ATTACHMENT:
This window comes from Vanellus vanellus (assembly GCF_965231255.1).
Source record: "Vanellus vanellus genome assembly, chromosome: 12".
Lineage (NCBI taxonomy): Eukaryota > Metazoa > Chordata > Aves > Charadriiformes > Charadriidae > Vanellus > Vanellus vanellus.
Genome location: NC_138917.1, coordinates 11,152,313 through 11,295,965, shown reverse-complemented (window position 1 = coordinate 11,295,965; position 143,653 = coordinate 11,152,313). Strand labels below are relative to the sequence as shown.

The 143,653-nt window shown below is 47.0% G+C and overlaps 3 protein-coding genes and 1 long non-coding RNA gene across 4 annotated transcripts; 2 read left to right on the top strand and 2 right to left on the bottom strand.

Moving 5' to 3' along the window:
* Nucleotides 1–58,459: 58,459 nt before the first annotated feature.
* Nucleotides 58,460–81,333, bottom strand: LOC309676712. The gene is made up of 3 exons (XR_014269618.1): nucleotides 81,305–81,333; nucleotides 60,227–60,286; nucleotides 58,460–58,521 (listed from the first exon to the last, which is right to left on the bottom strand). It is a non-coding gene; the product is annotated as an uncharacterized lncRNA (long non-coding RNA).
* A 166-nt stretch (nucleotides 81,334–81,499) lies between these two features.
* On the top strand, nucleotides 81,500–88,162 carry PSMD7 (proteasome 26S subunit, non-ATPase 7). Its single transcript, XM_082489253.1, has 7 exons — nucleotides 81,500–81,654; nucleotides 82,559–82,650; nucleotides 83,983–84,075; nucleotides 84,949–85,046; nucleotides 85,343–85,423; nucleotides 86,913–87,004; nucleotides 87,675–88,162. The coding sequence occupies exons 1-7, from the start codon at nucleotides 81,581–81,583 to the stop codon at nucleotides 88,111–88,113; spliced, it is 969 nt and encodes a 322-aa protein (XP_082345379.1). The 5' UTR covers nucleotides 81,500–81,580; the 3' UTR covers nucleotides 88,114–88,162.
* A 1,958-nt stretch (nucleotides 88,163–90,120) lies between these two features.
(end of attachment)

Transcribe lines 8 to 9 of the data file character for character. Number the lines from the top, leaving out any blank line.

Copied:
* Nucleotides 58,460–81,333, bottom strand: LOC309676712. The gene is made up of 3 exons (XR_014269618.1): nucleotides 81,305–81,333; nucleotides 60,227–60,286; nucleotides 58,460–58,521 (listed from the first exon to the last, which is right to left on the bottom strand). It is a non-coding gene; the product is annotated as an uncharacterized lncRNA (long non-coding RNA).
* A 166-nt stretch (nucleotides 81,334–81,499) lies between these two features.